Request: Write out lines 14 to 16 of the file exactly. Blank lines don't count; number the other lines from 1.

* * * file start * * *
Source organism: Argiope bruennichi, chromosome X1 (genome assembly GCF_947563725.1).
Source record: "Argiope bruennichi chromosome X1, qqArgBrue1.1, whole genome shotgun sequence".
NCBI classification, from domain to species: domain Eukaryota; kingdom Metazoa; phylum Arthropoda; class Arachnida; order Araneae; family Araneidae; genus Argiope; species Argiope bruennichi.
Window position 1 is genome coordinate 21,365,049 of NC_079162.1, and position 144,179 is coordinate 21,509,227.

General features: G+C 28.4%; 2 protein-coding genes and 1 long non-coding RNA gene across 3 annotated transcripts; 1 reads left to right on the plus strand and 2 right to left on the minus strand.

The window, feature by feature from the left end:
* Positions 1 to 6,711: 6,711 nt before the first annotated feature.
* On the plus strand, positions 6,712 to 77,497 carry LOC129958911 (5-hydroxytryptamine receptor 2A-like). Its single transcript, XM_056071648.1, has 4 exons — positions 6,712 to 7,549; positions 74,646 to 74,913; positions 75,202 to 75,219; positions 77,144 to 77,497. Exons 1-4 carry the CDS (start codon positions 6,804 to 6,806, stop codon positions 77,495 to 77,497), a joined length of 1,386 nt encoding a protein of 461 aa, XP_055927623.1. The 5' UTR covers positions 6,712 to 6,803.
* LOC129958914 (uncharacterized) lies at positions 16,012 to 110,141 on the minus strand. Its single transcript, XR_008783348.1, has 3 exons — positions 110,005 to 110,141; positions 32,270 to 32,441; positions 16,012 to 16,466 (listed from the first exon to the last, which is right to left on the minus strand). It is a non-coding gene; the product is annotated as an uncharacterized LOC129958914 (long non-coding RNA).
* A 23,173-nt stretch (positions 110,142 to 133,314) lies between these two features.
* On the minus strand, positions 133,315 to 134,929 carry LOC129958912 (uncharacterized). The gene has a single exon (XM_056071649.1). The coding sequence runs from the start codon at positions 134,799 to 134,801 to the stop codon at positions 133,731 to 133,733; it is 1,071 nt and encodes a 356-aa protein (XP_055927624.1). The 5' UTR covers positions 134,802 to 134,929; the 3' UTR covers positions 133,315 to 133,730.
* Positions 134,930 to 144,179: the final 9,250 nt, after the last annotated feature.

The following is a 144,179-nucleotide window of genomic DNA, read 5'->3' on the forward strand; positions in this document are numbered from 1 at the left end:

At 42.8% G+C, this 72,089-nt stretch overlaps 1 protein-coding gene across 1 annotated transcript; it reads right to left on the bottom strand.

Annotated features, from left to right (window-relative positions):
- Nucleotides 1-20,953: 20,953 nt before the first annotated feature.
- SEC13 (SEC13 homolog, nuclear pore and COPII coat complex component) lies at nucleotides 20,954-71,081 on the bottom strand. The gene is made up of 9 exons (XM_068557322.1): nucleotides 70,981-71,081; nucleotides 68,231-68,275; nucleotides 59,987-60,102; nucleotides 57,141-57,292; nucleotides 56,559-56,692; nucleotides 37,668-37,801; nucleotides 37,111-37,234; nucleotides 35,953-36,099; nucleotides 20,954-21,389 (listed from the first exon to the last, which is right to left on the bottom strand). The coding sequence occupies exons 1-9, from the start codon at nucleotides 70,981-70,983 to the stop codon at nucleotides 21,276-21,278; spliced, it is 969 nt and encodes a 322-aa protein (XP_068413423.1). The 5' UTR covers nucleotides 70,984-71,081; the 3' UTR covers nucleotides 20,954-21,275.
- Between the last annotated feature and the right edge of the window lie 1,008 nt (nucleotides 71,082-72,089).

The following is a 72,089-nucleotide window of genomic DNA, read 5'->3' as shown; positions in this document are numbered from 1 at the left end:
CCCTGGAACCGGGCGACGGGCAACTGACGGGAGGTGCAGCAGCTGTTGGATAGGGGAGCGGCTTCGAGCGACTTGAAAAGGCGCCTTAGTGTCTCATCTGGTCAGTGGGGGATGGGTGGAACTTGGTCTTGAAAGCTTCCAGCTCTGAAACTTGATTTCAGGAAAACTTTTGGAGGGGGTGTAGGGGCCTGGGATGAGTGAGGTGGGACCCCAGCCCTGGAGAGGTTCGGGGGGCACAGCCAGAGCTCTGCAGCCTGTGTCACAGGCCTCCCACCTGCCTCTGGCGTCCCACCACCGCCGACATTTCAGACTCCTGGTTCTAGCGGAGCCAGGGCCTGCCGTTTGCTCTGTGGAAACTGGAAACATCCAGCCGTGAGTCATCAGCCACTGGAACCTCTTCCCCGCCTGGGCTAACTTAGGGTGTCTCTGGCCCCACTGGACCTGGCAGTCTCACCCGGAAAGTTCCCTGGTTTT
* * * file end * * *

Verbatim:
At 42.8% G+C, this 72,089-nt stretch overlaps 1 protein-coding gene across 1 annotated transcript; it reads right to left on the bottom strand.

Annotated features, from left to right (window-relative positions):
- Nucleotides 1-20,953: 20,953 nt before the first annotated feature.